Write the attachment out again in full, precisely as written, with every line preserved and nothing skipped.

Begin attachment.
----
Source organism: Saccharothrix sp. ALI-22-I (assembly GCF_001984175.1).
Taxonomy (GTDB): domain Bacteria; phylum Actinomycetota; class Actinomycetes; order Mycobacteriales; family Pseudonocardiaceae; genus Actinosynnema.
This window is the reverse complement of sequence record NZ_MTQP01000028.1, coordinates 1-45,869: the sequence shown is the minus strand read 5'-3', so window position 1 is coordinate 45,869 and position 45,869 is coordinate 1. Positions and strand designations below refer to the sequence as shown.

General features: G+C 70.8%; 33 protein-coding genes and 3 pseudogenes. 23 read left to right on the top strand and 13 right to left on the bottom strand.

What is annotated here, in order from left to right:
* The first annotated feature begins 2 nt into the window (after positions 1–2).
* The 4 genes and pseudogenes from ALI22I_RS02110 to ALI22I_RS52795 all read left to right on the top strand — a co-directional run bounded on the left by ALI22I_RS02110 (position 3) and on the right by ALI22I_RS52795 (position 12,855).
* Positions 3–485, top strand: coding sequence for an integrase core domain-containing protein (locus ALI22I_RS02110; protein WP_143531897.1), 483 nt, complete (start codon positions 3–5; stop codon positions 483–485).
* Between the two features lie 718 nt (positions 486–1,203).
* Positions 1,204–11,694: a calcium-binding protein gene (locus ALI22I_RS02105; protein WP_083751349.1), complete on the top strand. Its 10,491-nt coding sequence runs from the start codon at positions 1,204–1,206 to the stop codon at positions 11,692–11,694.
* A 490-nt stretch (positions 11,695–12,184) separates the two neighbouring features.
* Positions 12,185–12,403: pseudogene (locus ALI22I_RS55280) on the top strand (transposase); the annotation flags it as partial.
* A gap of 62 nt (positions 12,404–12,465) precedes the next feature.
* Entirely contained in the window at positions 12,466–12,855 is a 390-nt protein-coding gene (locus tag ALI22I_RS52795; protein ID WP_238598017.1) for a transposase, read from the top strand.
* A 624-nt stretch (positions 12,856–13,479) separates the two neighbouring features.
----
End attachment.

Source organism: Saccharothrix sp. ALI-22-I (assembly GCF_001984175.1).
Taxonomy (GTDB): domain Bacteria; phylum Actinomycetota; class Actinomycetes; order Mycobacteriales; family Pseudonocardiaceae; genus Actinosynnema.
This window is the reverse complement of sequence record NZ_MTQP01000028.1, coordinates 1-45,869: the sequence shown is the minus strand read 5'-3', so window position 1 is coordinate 45,869 and position 45,869 is coordinate 1. Positions and strand designations below refer to the sequence as shown.

General features: G+C 70.8%; 33 protein-coding genes and 3 pseudogenes. 23 read left to right on the top strand and 13 right to left on the bottom strand.

What is annotated here, in order from left to right:
* The first annotated feature begins 2 nt into the window (after positions 1–2).
* The 4 genes and pseudogenes from ALI22I_RS02110 to ALI22I_RS52795 all read left to right on the top strand — a co-directional run bounded on the left by ALI22I_RS02110 (position 3) and on the right by ALI22I_RS52795 (position 12,855).
* Positions 3–485, top strand: coding sequence for an integrase core domain-containing protein (locus ALI22I_RS02110; protein WP_143531897.1), 483 nt, complete (start codon positions 3–5; stop codon positions 483–485).
* Between the two features lie 718 nt (positions 486–1,203).
* Positions 1,204–11,694: a calcium-binding protein gene (locus ALI22I_RS02105; protein WP_083751349.1), complete on the top strand. Its 10,491-nt coding sequence runs from the start codon at positions 1,204–1,206 to the stop codon at positions 11,692–11,694.
* A 490-nt stretch (positions 11,695–12,184) separates the two neighbouring features.
* Positions 12,185–12,403: pseudogene (locus ALI22I_RS55280) on the top strand (transposase); the annotation flags it as partial.
* A gap of 62 nt (positions 12,404–12,465) precedes the next feature.
* Entirely contained in the window at positions 12,466–12,855 is a 390-nt protein-coding gene (locus tag ALI22I_RS52795; protein ID WP_238598017.1) for a transposase, read from the top strand.
* A 624-nt stretch (positions 12,856–13,479) separates the two neighbouring features.